Just as humans evolve across generations, so, too, does wireless technology. I don’t want to press the comparison too far, however, because while there have been relatively minor changes in the human genome that are perceptible as far back as anyone can remember in living history, wireless technology is evolving at a breakneck pace right before our eyes. 

Beginning around 1980, 1G was the technological standard for analog cell phones—those big, clunky devices that we all laugh about now, but status-seekers and social climbers flashed throughout the 1980s. 2G, introduced about a decade later in the early 1990s, brought with it the era of digital cellular technology, including data services. We could now text one another. 3G was a much faster digital architecture. Apple introduced the first iPhone in June 2007, taking advantage of much improved 3G networks, and thus began the era of smart phones. 3G allowed software developers to offer many of the apps we’ve come to use in our daily lives. 

We are living in a predominantly 4G world. Wireless carriers began pushing their 4G devices in 2010 and 2011, though there was some sleight-of-hand involved as highly evolved 3G technologies could be considered 4G for marketing purposes at first. (Again, the various digital Gs form a continuum, as one evolves into the next.) 4G technology (LTE) allowed for even more data-intense apps, such as Snapchat and Uber, to become popular. 4G meant data could be shared at a much faster rate.  

If you believe the hype, 5G will mark a sea change—a leap forward that goes well beyond 4G. It will speed up data transfers, enhance storage capacity, increase security and reduce latency (that is, the time it takes for a computer to do what you tell it to do). We will witness the era of driverless cars and trucks, which are already being tested. Artificial intelligence will transform entire industries, ranging from food and beverage to health care. 5G will lead to more sophisticated weaponry, including hypersonic ones.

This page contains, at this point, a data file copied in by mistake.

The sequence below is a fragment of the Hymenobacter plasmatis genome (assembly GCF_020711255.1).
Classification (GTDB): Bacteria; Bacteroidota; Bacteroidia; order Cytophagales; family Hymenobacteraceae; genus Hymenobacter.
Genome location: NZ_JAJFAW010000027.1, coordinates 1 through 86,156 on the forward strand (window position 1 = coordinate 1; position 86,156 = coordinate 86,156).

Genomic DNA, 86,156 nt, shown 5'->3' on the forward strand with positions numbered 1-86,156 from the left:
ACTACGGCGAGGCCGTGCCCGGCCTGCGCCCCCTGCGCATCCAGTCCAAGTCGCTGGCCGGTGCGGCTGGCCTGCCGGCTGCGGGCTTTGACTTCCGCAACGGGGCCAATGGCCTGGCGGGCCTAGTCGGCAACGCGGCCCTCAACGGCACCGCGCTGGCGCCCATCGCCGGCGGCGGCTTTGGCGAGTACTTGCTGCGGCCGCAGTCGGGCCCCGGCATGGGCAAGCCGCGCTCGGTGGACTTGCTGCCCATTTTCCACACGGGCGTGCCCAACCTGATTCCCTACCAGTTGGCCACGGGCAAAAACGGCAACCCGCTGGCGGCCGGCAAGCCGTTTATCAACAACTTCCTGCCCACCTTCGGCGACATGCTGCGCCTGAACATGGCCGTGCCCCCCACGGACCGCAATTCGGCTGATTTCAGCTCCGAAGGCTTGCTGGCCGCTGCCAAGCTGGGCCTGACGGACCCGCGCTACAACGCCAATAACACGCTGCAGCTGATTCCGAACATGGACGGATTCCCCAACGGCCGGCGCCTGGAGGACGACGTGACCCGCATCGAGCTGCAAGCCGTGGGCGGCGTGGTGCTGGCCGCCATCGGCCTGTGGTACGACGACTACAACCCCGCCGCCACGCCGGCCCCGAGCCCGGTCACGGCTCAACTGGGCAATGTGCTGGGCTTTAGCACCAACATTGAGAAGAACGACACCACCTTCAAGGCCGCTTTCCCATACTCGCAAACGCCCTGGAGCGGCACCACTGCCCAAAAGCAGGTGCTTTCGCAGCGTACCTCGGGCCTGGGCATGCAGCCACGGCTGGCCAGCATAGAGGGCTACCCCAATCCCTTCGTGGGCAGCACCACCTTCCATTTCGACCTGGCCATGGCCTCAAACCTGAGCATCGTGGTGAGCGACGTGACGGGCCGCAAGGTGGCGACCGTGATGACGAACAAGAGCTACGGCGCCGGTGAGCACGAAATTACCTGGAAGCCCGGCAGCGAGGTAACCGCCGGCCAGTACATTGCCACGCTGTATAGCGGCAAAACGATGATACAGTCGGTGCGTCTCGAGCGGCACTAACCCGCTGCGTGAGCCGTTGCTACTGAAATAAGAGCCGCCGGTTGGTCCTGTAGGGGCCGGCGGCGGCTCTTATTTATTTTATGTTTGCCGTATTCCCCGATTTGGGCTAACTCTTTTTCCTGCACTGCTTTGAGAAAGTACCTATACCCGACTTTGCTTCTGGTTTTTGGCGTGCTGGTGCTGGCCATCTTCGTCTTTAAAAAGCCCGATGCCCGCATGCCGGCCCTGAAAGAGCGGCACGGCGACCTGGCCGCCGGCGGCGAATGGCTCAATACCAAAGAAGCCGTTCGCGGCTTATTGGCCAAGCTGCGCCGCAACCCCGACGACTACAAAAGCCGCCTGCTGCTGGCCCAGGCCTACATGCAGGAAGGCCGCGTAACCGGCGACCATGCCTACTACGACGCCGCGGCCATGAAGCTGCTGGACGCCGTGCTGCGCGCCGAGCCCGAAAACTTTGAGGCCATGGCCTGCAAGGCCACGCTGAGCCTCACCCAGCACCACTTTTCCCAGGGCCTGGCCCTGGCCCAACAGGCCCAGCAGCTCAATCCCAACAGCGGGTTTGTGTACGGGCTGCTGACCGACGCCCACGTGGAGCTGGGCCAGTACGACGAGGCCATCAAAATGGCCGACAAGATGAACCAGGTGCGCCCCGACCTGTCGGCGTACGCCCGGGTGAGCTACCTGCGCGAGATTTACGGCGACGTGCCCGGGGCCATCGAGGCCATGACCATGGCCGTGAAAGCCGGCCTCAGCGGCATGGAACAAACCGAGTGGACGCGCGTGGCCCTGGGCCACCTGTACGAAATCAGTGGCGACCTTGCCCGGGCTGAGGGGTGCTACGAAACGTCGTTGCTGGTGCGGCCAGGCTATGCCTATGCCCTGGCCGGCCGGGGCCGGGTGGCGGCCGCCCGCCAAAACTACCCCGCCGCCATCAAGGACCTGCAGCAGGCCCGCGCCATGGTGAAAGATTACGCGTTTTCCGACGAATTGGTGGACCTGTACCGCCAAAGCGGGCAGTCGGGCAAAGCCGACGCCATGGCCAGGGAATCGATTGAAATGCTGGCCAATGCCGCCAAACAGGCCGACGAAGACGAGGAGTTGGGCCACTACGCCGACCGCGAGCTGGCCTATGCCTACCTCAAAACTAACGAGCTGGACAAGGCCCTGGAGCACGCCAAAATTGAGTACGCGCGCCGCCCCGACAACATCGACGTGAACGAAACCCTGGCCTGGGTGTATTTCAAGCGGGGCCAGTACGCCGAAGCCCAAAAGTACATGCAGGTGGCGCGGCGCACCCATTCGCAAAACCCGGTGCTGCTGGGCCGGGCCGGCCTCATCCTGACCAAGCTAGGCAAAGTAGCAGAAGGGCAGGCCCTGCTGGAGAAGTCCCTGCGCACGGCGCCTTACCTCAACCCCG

And there’s something called the “Internet of Things,” which basically sounds like the beginning of a horror movie. It’s the common digital architecture that connects household appliances and other inanimate objects to computers, databases, and devices in one big web. The movie the machines will make about this in the year 2050, when we are all dead, will begin: “And then the microwaves had enough of their masters.” I’m kidding, obviously. (But not really. Come to think of it, my EMP deficiency may actually be a Neo-style gift. Stay by my side, and we’ll stop the machines.) 

To think of it in terms of a comic book: the evolution from 1G to 5G is akin to us mere Homo sapiens giving way to mutants in less than two generations. You and I are 1G. Charles Xavier and his X-Men are 5G.   

While all of the major wireless carriers have launched 5G here in the states, you are probably still using 4G technology. My wife and I recently upgraded to Apple’s iPhone 11 Pro Max, but it’s still 4G. I didn’t realize this until I started doing research for this newsletter. We live fairly close to New York City—no 5G yet. Naturally, my wife is doing all sorts of neat tricks with the phone’s three cameras, while I’m happy to report that I’ve almost figured out how to answer all calls. (This, sadly, is not a joke. For some reason, the phone sometimes fights me on this. Don’t judge me.)  

Bottom line: For all of the hoopla surrounding 5G, it is going to take some time for that technology to proliferate. Still, the 5G future will be here before you know it. The next wave of 5G apps is expected sometime in 2021 or 2022. 

Why does 5G competition matter for Americans? 

Americans should be concerned about China’s aggressive expansionist plans for 5G. Here are some reasons why.